Should video games be considered a collegiate sport? I say No…

Last week, I was flying home from Germany where I met with my research colleagues at the University of Duisburg-Essen. We held an entire symposium on Internet addiction including cybersex addiction, social media addiction, and Internet gaming addiction – an especially potent addiction in countries such as Korea, China, and Taiwan. Imagine my surprise when, while waiting at the airport to catch my plane, I saw a story on CNN about Robert Morris University in Aurora, Illinois becoming the first school to categorize playing video games as a varsity sport, even offering scholarship funds for the “athletes.” The team meets every weekday for practice between 4 and 9 p.m., with an hour break for dinner, and competitions are every Saturday, according to Kurt Melcher, the school’s associate athletic director.

That day, I was being interviewed by ABC News for a story on Candy Crush Saga, when I told the reporter about my deep concerns over video games being considered an athletic sport, she followed up with a story, What It’s Like to Be a Video Game Athlete on College Scholarship.

Given the research on Internet gaming, in 2013, the American Psychiatric Association included Internet Gaming Addiction in the Diagnostic and Statistical Manual of Mental Disorders as a new condition for further study. Other studies have repeatedly documented that what begins as a recreational activity can easily turn into an addictive problem. For instance, in an effort to curb video game addiction among youth, South Korea’s Ministry of Culture, Sports and Tourism has implemented a sort of gaming “curfew” that will block underage users from accessing online computer games after midnight.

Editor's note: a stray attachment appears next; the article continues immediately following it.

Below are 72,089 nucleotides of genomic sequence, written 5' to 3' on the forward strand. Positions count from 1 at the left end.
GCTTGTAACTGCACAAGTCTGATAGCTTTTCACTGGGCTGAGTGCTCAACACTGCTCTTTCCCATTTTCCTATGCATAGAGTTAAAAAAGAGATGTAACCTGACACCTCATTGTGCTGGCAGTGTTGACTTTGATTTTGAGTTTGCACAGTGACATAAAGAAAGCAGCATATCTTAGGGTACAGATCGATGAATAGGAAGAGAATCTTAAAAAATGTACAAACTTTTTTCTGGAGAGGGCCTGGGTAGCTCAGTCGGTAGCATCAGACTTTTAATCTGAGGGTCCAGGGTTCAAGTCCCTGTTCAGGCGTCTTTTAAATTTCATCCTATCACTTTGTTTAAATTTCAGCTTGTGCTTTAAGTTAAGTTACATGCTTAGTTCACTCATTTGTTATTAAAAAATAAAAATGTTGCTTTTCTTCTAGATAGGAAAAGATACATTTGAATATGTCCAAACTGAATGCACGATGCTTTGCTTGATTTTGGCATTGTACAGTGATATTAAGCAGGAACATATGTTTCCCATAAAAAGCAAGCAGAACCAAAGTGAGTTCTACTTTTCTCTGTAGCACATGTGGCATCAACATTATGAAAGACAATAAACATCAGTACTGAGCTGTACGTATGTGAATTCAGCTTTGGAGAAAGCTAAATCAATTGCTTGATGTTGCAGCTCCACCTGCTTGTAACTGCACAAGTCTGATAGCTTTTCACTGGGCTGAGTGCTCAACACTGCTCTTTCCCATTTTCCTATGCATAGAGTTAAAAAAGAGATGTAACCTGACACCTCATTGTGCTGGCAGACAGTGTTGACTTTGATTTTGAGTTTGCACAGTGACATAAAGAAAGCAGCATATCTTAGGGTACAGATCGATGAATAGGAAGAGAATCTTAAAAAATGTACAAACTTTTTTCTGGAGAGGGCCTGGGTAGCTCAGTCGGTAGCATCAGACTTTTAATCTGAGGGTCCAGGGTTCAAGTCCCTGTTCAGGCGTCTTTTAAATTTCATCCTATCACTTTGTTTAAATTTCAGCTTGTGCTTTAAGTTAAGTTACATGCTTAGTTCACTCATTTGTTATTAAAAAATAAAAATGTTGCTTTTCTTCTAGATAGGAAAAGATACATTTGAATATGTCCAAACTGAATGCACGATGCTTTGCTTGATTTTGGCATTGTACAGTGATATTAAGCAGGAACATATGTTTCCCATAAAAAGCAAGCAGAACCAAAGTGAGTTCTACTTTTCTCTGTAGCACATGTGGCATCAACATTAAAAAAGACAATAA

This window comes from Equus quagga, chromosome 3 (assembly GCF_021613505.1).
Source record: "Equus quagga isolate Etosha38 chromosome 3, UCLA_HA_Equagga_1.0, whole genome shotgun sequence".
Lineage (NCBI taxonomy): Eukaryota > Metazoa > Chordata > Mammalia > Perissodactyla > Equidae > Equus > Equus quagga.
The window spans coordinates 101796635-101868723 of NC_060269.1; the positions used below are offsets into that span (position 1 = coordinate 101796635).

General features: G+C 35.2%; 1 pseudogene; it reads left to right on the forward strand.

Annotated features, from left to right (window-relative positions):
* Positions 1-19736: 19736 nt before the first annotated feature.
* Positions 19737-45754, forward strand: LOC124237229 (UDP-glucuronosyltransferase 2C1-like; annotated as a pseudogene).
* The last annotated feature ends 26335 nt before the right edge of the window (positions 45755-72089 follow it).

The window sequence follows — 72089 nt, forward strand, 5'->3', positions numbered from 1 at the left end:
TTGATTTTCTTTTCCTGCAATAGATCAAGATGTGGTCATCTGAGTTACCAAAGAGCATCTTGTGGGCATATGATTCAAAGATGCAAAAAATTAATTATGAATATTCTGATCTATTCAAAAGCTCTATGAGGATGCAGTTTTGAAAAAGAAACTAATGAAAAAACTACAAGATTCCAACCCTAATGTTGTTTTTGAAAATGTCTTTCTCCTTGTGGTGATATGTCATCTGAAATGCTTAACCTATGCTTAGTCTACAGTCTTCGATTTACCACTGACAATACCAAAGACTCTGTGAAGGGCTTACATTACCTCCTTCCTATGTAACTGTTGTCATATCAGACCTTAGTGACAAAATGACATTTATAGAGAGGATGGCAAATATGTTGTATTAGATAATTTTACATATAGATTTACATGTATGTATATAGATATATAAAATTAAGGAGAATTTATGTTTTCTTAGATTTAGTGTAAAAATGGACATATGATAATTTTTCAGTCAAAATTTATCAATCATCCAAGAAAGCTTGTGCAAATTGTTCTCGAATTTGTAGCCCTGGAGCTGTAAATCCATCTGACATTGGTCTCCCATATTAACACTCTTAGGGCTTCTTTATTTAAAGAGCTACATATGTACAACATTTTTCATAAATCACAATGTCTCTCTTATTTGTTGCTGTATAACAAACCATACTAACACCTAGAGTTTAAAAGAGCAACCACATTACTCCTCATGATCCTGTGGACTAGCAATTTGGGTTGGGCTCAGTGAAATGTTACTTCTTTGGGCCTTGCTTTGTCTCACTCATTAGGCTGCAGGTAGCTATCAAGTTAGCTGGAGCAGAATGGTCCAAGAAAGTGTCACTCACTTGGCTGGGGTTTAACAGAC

Studies have shown video games feed the brain’s reward centers in a similar way that drugs or alcohol produce an appealing “high.” Further studies have shown that gamers quickly lose themselves in these virtual worlds and their behavior has serious consequences. This summer I met Valerie Veatch, the producer and director of the HBO documentary “Love Child,” a film about a South Korean couple who had let their 3-month-old daughter starve to death while they spent up to 12 hours a day playing “Prius Online” at a local internet cafe. At a special preview of the documentary that we both attended, she said, “They were unable to distinguish the virtual world from the real world.”

These problems are not only seen in Korea, China was one of the first countries in the world to label overuse of the Internet a clinical condition and in response the Chinese government has created treatment facilities to detox and cure teenagers of their addictions to online life.

So, should American colleges view video games as an eSport? The problem of video game addiction isn’t as simple as playing too much or really enjoying video games. At the Center for Internet Addiction, a U.S. firm, we see addicted gamers who are more than twice as likely to have ADD/ADHD, get into more physical fights, and have health problems caused by long hours of game play (e.g., hand and wrist pain, poor hygiene, irregular eating habits). Many need treatment to improve their academic performance and return to normal functioning.

We find treatment for video game addicts to be very difficult because addicted gamers need to spend more time and money on video games to feel the same “high,” skipping out on responsibilities like household chores or homework to play games, excessive thinking about game play, trying to play less and failing, and stealing games or money to play. In their eyes, they don’t see this behavior as an addiction.

Although the U.S. is lagging behind countries like South Korea, which boasts more than 100 clinics to treat video game addiction, there should great concern about American colleges deeming video games as sport. It is important that we first understand the impact of these games on our youth. While video games can be fun and entertaining, I continue to hear from families who are struggling because of a child’s gaming habits. What may seem like a competitive sport could be masking a deeper problem.

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